We Talked to TikTok’s Biggest Wine Star, Who Is Also a Napa Valley Wine Proprietor
David Choi is on a mission to make wine approachable for the White Claw generation
David Choi is a TikTok star with more than 250,000 followers, not thanks to his choreography stylings or musical prowess or contouring skills, but rather his wine expertise. After discovering his passion as the owner of one of the nation’s largest and oldest wine stores, D.C.’s Pearson’s Wine & Spirits, Choi later became the proprietor of the two Napa Valley wine companies, Angel Falls Wines and Magna Carta Cellars. He’s also one of only 60 living recipients of the Order of Agricultural Merit (l’Ordre du Mérite Agricole) in the United States, and in 2012, he was inducted into Bordeaux’s oldest wine society.
Of late, he’s committed himself to a new mission: democratizing wine for members of a younger generation, who, research shows, find their parents’ favorite beverage far less approachable than White Claw or IPA.
But just because he wants to make wine more approachable doesn’t mean Choi is in favor of schtick or — worse — bad wine. He’s spilling the tea on the latest wine trends, the industry’s marketing problem, his desert island bottle, and more.
On Wine’s Unapproachability
“I think there’s a stigma in wine that is so elitist, right? Like it has that sort of…bougieness. Whereas beer, it’s, like, for everyday people or something. Like barbecues. Liquor companies and spirit companies have done really well marketing fun and nightclubs and that scene, and I think wine hasn’t done that.”
On Wines with Mass Market Appeal
“Culturally, in other countries and in other cultures, wine is brought up differently than it is in the U.S. There’s the ones that really know about wine, and really enjoy it and know the elegance and the sophistication and the art of wine, and then there’s the others, which most people drink, which is just mass-manipulated, artificial type wine. And so I think it’s missing certain elements. Tons of people, millions of people love Apothic. It’s one of the most popular wines around, right? Something like that where…it’s not something that I would drink, but I understand why they produce it. That little bit of sweetness. The ripeness and all that candied fruit. I understand the palate of why people enjoy it. But it’s also, for me, not the real essence of wine.”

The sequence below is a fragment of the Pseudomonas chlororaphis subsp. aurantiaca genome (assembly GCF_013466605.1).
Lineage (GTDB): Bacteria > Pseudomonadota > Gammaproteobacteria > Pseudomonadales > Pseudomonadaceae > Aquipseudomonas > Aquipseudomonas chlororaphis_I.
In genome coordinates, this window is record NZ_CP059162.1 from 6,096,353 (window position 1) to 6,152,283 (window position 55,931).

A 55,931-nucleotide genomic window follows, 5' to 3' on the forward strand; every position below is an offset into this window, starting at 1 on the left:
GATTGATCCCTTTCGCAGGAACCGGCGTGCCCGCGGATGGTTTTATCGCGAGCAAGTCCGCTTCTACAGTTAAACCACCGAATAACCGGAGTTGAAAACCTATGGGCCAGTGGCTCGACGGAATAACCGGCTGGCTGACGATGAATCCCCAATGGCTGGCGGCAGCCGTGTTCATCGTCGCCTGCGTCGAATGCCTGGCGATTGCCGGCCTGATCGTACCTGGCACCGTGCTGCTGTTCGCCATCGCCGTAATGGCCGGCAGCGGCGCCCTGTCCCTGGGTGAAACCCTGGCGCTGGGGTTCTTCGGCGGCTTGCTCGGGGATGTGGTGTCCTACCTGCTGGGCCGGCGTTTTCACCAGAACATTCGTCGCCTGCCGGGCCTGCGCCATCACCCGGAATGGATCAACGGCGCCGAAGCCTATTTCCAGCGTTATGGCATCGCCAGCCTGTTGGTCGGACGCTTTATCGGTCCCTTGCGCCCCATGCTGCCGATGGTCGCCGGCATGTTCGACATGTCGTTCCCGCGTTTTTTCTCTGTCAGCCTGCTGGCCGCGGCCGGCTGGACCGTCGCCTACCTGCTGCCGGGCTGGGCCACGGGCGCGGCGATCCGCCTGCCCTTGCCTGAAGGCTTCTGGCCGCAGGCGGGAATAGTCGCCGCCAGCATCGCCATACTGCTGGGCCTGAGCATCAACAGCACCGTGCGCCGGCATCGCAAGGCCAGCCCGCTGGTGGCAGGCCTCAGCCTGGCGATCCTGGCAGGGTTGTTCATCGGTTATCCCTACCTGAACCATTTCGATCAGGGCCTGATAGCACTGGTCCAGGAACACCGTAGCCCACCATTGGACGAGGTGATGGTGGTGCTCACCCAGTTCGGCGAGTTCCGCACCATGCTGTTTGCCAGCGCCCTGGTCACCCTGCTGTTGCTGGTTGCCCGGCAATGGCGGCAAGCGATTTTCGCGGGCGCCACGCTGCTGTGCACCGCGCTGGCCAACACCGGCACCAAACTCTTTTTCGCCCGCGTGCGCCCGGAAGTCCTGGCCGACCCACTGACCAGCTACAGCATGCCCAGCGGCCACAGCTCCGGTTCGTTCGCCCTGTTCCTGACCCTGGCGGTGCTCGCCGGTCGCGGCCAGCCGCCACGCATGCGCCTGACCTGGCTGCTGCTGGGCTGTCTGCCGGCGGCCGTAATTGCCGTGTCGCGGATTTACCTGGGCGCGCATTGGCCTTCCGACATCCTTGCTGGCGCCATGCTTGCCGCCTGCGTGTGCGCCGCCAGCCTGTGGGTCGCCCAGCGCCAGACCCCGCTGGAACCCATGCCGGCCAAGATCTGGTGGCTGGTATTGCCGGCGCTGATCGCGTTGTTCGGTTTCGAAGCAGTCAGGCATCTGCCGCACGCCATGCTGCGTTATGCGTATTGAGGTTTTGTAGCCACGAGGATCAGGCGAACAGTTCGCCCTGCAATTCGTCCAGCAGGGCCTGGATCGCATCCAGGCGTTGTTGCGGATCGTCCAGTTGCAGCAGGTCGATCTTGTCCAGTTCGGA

On Boxed Wine
“I think there was another perception, back in the day, like when Franzia was one of the only ones out there, that it was terrible wine. But there’s a lot of producers out there that are doing more boxed wine, and some people I’ve spoken to are looking into it. It’s not the same quality of, like, a Napa cab, but it’s still a really good-quality, everyday kind of wine. And if you can keep it fresh for two to three weeks, there’s something to be said about that. Especially value.”
On Natural and Low-Intervention Wine
“Oh, I think it’s great. I mean it’s just…what’s going on in our world, now. Everybody’s looking at more natural, more organic, even vegan wines. They want all of it to be better for them. They want to know what’s going into it. Right? Down to the fertilizer that’s being used. So yeah, I think it’s a great movement. It’s something that we’re looking at ourselves. I think it’s super important and something that everyone should be looking into, moving forward.”
On Why Chardonnay Gets So Much Hate
“That’s a good question! It may be the style of it. I think that most people think of it as being super buttery and oaky, but I think there’s other styles of Chardonnay that they’re missing out on. I’m thinking of Chablis or more Old World style Chardonnays. If they tried that, they would get a better understanding. But I think when it comes to Chardonnay, their first introduction into it is probably more of that big oak style Chardonnay, and that could be a little much to take in.”
On His Desert Island Wine
“It would be DRC [Domaine de la Romanée-Conti]. I’ve only been able to have it once. It was out of this world. I think it was a 1990 DRC that I had, and I really enjoyed it. I just haven’t been able to locate anything really reasonable in price, just because I do think that spending $15,000 on a bottle or $20,000 on a bottle is a little much, even for myself. But I’ve been enjoying a Clos Saint-Denis from Dujac, which was like $100, $150 – not even their top-end Grand Crus — that I really, really enjoyed as well. That’s probably more my everyday range of what I drink. But if it was a one-time, it would definitely be DRC.”
On the Most Overrated Wine Out There
“I don’t think anything is overrated, in a sense, because I understand the cost, behind the scenes — especially in Champagne or in Napa, where the costs are much higher, but the quality is much higher as well. So I wouldn’t say it’s overrated. The prices have gone up, but the quality of wine is there. Underrated, though? Barolo! I think it’s super underrated, for the quality of wines. Even Burgundy, which I would never say is overrated, the prices have skyrocketed. I’m a huge fan of Burgundy, and so I’ve had to look for alternatives. I would never want to bash a winery or a wine, but Burgundy prices have gone up, and it’s scarce. It’s small areas, and they produce a limited amount, and it’s a difficult wine to produce. And it’s phenomenal, but it’s difficult. So myself, I’ve had to look for alternatives to enjoy. And Barolos, I think, are still really underrated. And that’s something that I’m enjoying a ton of right now.”
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